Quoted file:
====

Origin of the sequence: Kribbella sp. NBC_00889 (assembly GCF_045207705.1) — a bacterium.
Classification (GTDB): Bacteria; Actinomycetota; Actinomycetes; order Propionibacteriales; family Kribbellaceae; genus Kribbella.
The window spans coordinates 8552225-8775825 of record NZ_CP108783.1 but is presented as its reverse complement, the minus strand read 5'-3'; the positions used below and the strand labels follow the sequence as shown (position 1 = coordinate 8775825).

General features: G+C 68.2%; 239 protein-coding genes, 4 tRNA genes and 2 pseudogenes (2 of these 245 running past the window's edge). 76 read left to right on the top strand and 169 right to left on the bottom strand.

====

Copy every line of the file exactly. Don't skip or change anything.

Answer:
Origin of the sequence: Kribbella sp. NBC_00889 (assembly GCF_045207705.1) — a bacterium.
Classification (GTDB): Bacteria; Actinomycetota; Actinomycetes; order Propionibacteriales; family Kribbellaceae; genus Kribbella.
The window spans coordinates 8552225-8775825 of record NZ_CP108783.1 but is presented as its reverse complement, the minus strand read 5'-3'; the positions used below and the strand labels follow the sequence as shown (position 1 = coordinate 8775825).

General features: G+C 68.2%; 239 protein-coding genes, 4 tRNA genes and 2 pseudogenes (2 of these 245 running past the window's edge). 76 read left to right on the top strand and 169 right to left on the bottom strand.